Our country neighbour, Edward Cazalet, is a retired judge and bold horseman. He is also the literary heir of P.G. Wodehouse because his grandmother was Wodehouse’s wife. He has produced a merry book of speeches, comic equine verse, and reflections (Seen From The Wings, Shaw Farm Editions). I love his interpolations about and quotations from ‘Plum’. He notes Wodehouse’s conservatism about art and informs us that his favourite painting, which hung over his desk, was a quite dull-looking oil of the Mansion House in the late 18th century. What he liked most in it were three cattle being herded by a dog as they make their way through the carriages in the thoroughfare. It reminded him of his brief time working in the City for the Hong Kong and Shanghai Bank about 100 years later. Edward also tells us about the difficulties of rendering Wodehouse in French. Where the original says: ‘He [Cyril Bassington-Bassington, calling on Bertie Wooster at 7.45 a.m.] was given the raspberry by Jeeves and told to try again about three hours later’, the French translation says: ‘Jeeves lui donna respectueusement un jus de framboise et lui dit de revenir à peu près trois heures plus tard.

Being a rider myself, I sometimes worry about breaking my neck or back. In November, a friend of friends, George Kershaw, suffered this fate in a crashing fall. He is now a quadraplegic, lying in hospital, and waiting to see if he will recover any sensation in his limbs (there are faint — but only faint — good signs). He is writing (or rather, dictating) a most inspiring blog from his hospital bed. One of his comforts is Siri, a voice-activated means of texting and googling on his iPhone. He asked Google ‘Can quadraplegics have sex?’, but Siri somehow misunderstood him and told him ‘I am putting you through to the Stevenage Escort Service’: ‘Unfortunately I did not know the voice command for Disconnect. Tricky conversation.’ Anyone wanting to follow George Kershaw’s struggle can follow the link georgekershawblog.wordpress.com. The escort service sent him a charming Christmas card.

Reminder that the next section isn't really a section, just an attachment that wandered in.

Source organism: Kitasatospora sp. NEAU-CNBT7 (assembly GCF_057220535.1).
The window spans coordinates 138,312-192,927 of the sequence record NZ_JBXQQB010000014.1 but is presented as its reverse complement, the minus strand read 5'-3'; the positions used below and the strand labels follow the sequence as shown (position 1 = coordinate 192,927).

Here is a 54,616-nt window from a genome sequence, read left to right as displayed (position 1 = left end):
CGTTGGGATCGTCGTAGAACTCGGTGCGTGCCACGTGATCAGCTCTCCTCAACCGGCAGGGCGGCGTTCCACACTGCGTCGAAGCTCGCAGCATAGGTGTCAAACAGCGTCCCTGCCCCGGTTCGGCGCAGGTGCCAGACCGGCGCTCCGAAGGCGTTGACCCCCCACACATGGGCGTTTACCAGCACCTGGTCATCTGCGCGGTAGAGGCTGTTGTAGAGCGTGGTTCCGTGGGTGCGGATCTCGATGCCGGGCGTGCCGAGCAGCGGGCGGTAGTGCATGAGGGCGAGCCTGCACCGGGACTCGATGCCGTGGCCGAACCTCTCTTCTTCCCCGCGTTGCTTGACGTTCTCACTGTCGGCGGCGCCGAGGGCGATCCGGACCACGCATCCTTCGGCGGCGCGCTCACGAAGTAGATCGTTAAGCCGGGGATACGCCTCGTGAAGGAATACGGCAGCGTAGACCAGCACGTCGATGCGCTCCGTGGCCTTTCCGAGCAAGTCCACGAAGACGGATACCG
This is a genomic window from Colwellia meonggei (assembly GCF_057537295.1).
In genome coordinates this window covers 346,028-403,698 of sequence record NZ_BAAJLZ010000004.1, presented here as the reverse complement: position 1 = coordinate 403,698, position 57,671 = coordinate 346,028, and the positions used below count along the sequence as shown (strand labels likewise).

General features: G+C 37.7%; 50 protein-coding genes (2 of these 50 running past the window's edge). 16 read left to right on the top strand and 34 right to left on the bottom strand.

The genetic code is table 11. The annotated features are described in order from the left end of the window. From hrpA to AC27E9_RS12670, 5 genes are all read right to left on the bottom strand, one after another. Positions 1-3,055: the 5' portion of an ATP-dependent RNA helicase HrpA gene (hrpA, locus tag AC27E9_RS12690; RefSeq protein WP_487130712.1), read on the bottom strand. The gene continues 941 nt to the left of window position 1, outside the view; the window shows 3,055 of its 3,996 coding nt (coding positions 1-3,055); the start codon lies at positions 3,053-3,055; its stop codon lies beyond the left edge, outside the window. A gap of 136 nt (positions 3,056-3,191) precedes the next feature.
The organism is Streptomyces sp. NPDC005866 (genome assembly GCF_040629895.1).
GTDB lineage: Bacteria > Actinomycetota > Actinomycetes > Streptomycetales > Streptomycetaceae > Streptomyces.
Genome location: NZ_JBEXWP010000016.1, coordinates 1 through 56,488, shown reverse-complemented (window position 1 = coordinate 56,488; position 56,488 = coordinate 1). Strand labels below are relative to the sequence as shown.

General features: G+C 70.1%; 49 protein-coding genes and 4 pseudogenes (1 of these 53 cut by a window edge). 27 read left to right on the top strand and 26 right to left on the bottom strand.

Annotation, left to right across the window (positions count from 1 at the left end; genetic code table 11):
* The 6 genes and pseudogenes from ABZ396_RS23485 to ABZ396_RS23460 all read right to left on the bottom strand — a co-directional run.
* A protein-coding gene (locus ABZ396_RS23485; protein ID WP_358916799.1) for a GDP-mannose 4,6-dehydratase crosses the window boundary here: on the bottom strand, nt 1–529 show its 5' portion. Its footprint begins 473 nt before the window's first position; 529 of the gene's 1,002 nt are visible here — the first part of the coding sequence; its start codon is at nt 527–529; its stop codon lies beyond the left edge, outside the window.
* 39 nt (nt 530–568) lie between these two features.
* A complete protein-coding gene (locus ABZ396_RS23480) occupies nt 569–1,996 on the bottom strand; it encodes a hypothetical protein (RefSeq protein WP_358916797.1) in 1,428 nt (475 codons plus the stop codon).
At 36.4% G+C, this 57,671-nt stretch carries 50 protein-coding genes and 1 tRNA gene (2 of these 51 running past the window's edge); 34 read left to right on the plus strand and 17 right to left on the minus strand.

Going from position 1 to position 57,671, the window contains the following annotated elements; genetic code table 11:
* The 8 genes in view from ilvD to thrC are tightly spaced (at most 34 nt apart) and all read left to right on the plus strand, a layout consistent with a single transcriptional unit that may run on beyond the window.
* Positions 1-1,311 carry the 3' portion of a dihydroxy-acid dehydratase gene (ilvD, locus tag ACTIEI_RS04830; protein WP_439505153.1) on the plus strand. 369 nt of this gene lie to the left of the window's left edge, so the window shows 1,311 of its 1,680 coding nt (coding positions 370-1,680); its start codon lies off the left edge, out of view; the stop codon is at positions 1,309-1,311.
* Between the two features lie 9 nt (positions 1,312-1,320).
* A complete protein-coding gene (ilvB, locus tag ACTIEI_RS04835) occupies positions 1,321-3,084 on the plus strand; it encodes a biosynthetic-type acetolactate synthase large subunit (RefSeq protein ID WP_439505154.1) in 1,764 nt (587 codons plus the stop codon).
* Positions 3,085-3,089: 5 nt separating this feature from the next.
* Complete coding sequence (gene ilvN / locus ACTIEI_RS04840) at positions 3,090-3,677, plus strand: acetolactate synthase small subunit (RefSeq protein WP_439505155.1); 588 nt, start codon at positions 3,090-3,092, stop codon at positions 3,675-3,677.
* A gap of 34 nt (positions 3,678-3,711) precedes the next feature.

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  • The Laughing Cavalier

    There should be a finding of facts in the case of Janner, his victims deserve at least that.

    • Terry Field

      There can be no such thing, with the defendant absent . It is applying civil balance of probability to criminal actions, the test required being ‘beyond reasonable doubt’.
      You SHOULD have said
      ‘The ALLEGED victims’

    • Tamerlane

      There aren’t any victims by definition. That’s the point.

      • The Laughing Cavalier

        Try telling that to the men who were buggered by him when they were
        little boys. You can call them “alleged” victims if it satisfies your pedantry. A fact-finding enquiry is not a trial.

        • Tamerlane

          Allegedly.

        • Mr B J Mann

          Why should we waste public momey on a fact finding enquiry when you appear to already know all the facts?!

          Wouldn’t it be more fruitful to have a enquiry into the Establishment cover up of Alien Abduction where the facts aren’t as well established and the victims have suffered far worse trauma?!?!!!

          • The Laughing Cavalier

            False analogy and an absurd one at that. I don’t know all the facts,though I do believe the allegations against him which is why there should be an Inquiry if for no other reason than for the sake of his victims (you can call them alleged if you like)

          • Mr B J Mann